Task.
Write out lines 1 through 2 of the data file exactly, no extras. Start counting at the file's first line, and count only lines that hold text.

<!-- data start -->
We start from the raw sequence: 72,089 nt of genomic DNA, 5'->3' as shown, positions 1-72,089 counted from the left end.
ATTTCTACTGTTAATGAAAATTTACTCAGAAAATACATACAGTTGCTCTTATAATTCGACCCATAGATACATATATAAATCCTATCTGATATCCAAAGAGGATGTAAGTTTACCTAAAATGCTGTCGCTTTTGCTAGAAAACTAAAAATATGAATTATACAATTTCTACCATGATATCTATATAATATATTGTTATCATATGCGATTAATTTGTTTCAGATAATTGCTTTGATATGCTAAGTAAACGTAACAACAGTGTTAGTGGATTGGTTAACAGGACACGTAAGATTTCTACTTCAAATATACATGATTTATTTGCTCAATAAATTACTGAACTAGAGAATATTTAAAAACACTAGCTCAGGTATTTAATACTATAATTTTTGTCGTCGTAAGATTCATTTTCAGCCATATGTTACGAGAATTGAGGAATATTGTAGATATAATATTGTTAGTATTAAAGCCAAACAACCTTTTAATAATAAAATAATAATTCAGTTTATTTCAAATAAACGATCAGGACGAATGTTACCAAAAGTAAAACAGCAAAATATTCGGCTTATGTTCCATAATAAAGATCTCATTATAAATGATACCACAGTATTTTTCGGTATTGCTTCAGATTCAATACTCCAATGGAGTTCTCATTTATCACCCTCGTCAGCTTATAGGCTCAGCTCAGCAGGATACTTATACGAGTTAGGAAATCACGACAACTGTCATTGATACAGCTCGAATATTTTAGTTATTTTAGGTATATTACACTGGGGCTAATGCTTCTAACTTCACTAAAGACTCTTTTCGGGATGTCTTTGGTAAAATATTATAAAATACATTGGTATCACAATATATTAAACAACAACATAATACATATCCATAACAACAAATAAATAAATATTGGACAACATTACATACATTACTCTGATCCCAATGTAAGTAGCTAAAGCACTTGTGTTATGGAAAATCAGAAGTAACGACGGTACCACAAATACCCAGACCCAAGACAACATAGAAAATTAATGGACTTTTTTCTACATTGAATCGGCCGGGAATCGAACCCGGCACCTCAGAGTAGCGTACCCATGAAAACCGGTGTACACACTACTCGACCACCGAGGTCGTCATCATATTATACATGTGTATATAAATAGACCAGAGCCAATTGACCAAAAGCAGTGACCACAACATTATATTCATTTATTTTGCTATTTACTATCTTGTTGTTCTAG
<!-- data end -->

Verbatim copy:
We start from the raw sequence: 72,089 nt of genomic DNA, 5'->3' as shown, positions 1-72,089 counted from the left end.
ATTTCTACTGTTAATGAAAATTTACTCAGAAAATACATACAGTTGCTCTTATAATTCGACCCATAGATACATATATAAATCCTATCTGATATCCAAAGAGGATGTAAGTTTACCTAAAATGCTGTCGCTTTTGCTAGAAAACTAAAAATATGAATTATACAATTTCTACCATGATATCTATATAATATATTGTTATCATATGCGATTAATTTGTTTCAGATAATTGCTTTGATATGCTAAGTAAACGTAACAACAGTGTTAGTGGATTGGTTAACAGGACACGTAAGATTTCTACTTCAAATATACATGATTTATTTGCTCAATAAATTACTGAACTAGAGAATATTTAAAAACACTAGCTCAGGTATTTAATACTATAATTTTTGTCGTCGTAAGATTCATTTTCAGCCATATGTTACGAGAATTGAGGAATATTGTAGATATAATATTGTTAGTATTAAAGCCAAACAACCTTTTAATAATAAAATAATAATTCAGTTTATTTCAAATAAACGATCAGGACGAATGTTACCAAAAGTAAAACAGCAAAATATTCGGCTTATGTTCCATAATAAAGATCTCATTATAAATGATACCACAGTATTTTTCGGTATTGCTTCAGATTCAATACTCCAATGGAGTTCTCATTTATCACCCTCGTCAGCTTATAGGCTCAGCTCAGCAGGATACTTATACGAGTTAGGAAATCACGACAACTGTCATTGATACAGCTCGAATATTTTAGTTATTTTAGGTATATTACACTGGGGCTAATGCTTCTAACTTCACTAAAGACTCTTTTCGGGATGTCTTTGGTAAAATATTATAAAATACATTGGTATCACAATATATTAAACAACAACATAATACATATCCATAACAACAAATAAATAAATATTGGACAACATTACATACATTACTCTGATCCCAATGTAAGTAGCTAAAGCACTTGTGTTATGGAAAATCAGAAGTAACGACGGTACCACAAATACCCAGACCCAAGACAACATAGAAAATTAATGGACTTTTTTCTACATTGAATCGGCCGGGAATCGAACCCGGCACCTCAGAGTAGCGTACCCATGAAAACCGGTGTACACACTACTCGACCACCGAGGTCGTCATCATATTATACATGTGTATATAAATAGACCAGAGCCAATTGACCAAAAGCAGTGACCACAACATTATATTCATTTATTTTGCTATTTACTATCTTGTTGTTCTAG